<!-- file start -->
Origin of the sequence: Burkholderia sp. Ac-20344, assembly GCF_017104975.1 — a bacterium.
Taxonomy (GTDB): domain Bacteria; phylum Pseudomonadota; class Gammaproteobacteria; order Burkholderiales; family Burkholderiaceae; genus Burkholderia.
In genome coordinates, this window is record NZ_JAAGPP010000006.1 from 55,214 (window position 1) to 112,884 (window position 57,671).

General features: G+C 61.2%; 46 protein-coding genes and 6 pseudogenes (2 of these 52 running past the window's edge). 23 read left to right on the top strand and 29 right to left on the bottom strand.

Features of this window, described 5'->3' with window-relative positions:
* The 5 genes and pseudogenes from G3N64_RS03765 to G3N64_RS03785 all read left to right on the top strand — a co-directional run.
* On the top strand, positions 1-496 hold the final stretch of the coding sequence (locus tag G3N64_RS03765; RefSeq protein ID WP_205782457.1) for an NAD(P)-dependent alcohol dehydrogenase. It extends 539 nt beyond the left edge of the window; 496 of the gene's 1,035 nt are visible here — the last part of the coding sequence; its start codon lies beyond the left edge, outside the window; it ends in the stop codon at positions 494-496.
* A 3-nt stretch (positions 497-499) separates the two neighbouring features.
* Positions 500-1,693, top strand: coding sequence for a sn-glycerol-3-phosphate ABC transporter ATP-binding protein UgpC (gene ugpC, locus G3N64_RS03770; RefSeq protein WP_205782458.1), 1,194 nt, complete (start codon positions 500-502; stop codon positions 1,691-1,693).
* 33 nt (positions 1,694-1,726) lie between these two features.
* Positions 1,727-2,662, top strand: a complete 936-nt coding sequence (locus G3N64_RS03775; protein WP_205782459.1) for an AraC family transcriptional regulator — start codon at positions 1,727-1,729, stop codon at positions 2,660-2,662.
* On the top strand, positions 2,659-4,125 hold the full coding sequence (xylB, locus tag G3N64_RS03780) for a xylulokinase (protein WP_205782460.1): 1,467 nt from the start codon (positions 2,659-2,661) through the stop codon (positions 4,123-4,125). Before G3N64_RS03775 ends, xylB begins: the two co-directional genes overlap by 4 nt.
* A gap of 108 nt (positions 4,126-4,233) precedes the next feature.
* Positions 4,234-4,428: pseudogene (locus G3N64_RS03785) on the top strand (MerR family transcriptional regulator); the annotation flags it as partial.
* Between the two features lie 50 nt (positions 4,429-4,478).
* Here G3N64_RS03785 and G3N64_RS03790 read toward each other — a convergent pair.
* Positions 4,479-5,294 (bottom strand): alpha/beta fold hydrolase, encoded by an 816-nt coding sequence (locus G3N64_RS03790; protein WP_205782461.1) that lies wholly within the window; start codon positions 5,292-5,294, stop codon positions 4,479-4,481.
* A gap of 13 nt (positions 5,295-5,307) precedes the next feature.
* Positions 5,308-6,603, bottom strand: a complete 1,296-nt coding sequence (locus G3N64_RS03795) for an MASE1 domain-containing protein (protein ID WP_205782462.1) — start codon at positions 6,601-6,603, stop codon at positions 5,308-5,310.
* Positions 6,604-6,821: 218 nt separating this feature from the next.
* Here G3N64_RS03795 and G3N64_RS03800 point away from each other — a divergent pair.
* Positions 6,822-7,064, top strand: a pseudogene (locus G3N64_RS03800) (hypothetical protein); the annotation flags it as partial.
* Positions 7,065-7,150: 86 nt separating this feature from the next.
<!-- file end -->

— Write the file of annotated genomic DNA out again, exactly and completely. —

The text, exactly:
Origin of the sequence: Burkholderia sp. Ac-20344, assembly GCF_017104975.1 — a bacterium.
Taxonomy (GTDB): domain Bacteria; phylum Pseudomonadota; class Gammaproteobacteria; order Burkholderiales; family Burkholderiaceae; genus Burkholderia.
In genome coordinates, this window is record NZ_JAAGPP010000006.1 from 55,214 (window position 1) to 112,884 (window position 57,671).

General features: G+C 61.2%; 46 protein-coding genes and 6 pseudogenes (2 of these 52 running past the window's edge). 23 read left to right on the top strand and 29 right to left on the bottom strand.

Features of this window, described 5'->3' with window-relative positions:
* The 5 genes and pseudogenes from G3N64_RS03765 to G3N64_RS03785 all read left to right on the top strand — a co-directional run.
* On the top strand, positions 1-496 hold the final stretch of the coding sequence (locus tag G3N64_RS03765; RefSeq protein ID WP_205782457.1) for an NAD(P)-dependent alcohol dehydrogenase. It extends 539 nt beyond the left edge of the window; 496 of the gene's 1,035 nt are visible here — the last part of the coding sequence; its start codon lies beyond the left edge, outside the window; it ends in the stop codon at positions 494-496.
* A 3-nt stretch (positions 497-499) separates the two neighbouring features.
* Positions 500-1,693, top strand: coding sequence for a sn-glycerol-3-phosphate ABC transporter ATP-binding protein UgpC (gene ugpC, locus G3N64_RS03770; RefSeq protein WP_205782458.1), 1,194 nt, complete (start codon positions 500-502; stop codon positions 1,691-1,693).
* 33 nt (positions 1,694-1,726) lie between these two features.
* Positions 1,727-2,662, top strand: a complete 936-nt coding sequence (locus G3N64_RS03775; protein WP_205782459.1) for an AraC family transcriptional regulator — start codon at positions 1,727-1,729, stop codon at positions 2,660-2,662.
* On the top strand, positions 2,659-4,125 hold the full coding sequence (xylB, locus tag G3N64_RS03780) for a xylulokinase (protein WP_205782460.1): 1,467 nt from the start codon (positions 2,659-2,661) through the stop codon (positions 4,123-4,125). Before G3N64_RS03775 ends, xylB begins: the two co-directional genes overlap by 4 nt.
* A gap of 108 nt (positions 4,126-4,233) precedes the next feature.
* Positions 4,234-4,428: pseudogene (locus G3N64_RS03785) on the top strand (MerR family transcriptional regulator); the annotation flags it as partial.
* Between the two features lie 50 nt (positions 4,429-4,478).
* Here G3N64_RS03785 and G3N64_RS03790 read toward each other — a convergent pair.
* Positions 4,479-5,294 (bottom strand): alpha/beta fold hydrolase, encoded by an 816-nt coding sequence (locus G3N64_RS03790; protein WP_205782461.1) that lies wholly within the window; start codon positions 5,292-5,294, stop codon positions 4,479-4,481.
* A gap of 13 nt (positions 5,295-5,307) precedes the next feature.
* Positions 5,308-6,603, bottom strand: a complete 1,296-nt coding sequence (locus G3N64_RS03795) for an MASE1 domain-containing protein (protein ID WP_205782462.1) — start codon at positions 6,601-6,603, stop codon at positions 5,308-5,310.
* Positions 6,604-6,821: 218 nt separating this feature from the next.
* Here G3N64_RS03795 and G3N64_RS03800 point away from each other — a divergent pair.
* Positions 6,822-7,064, top strand: a pseudogene (locus G3N64_RS03800) (hypothetical protein); the annotation flags it as partial.
* Positions 7,065-7,150: 86 nt separating this feature from the next.